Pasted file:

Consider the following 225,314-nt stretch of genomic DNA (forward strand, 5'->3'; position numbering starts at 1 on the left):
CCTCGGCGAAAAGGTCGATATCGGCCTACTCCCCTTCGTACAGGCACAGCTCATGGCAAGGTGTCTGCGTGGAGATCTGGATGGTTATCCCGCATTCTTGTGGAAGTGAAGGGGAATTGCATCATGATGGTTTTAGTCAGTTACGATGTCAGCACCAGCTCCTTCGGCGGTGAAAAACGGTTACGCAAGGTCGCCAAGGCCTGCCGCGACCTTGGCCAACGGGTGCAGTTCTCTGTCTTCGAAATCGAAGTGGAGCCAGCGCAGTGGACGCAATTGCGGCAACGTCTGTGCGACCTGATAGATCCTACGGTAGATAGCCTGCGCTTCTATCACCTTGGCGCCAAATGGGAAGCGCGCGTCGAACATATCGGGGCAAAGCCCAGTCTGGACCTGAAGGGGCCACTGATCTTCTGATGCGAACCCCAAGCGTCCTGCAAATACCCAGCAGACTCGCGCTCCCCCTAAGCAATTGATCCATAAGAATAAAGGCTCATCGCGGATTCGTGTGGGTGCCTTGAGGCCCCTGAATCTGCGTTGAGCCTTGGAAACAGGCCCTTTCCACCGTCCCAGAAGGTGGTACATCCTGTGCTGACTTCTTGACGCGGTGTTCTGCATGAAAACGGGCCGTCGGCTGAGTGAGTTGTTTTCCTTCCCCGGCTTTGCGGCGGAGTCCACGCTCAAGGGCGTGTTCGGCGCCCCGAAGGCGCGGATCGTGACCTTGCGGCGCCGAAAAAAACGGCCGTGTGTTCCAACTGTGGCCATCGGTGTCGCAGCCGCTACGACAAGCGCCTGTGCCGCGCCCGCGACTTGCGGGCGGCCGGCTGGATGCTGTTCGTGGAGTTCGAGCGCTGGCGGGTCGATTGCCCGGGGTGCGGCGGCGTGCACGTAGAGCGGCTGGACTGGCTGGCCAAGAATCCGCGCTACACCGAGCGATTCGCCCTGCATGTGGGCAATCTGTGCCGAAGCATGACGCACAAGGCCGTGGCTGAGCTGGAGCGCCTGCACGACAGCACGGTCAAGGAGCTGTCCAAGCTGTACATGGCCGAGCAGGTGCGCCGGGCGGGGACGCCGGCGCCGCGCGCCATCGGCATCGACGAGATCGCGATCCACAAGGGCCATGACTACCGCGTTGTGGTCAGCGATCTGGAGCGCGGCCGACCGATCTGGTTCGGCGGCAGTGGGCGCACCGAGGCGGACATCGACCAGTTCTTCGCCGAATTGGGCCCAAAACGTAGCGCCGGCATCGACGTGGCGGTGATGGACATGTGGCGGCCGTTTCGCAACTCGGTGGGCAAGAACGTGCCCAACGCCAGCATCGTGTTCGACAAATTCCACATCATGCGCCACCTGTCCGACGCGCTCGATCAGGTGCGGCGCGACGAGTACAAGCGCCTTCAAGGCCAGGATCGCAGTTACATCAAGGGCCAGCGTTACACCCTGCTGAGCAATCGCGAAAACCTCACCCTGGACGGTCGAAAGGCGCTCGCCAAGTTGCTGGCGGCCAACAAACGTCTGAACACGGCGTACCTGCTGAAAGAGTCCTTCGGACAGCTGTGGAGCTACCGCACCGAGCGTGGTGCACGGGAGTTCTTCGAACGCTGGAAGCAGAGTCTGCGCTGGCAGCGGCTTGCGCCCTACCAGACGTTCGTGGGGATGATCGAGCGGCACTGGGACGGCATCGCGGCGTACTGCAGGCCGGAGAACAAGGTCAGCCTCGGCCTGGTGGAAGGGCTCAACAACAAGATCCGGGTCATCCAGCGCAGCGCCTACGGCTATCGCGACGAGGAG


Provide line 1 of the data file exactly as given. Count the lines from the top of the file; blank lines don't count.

Consider the following 225,314-nt stretch of genomic DNA (forward strand, 5'->3'; position numbering starts at 1 on the left):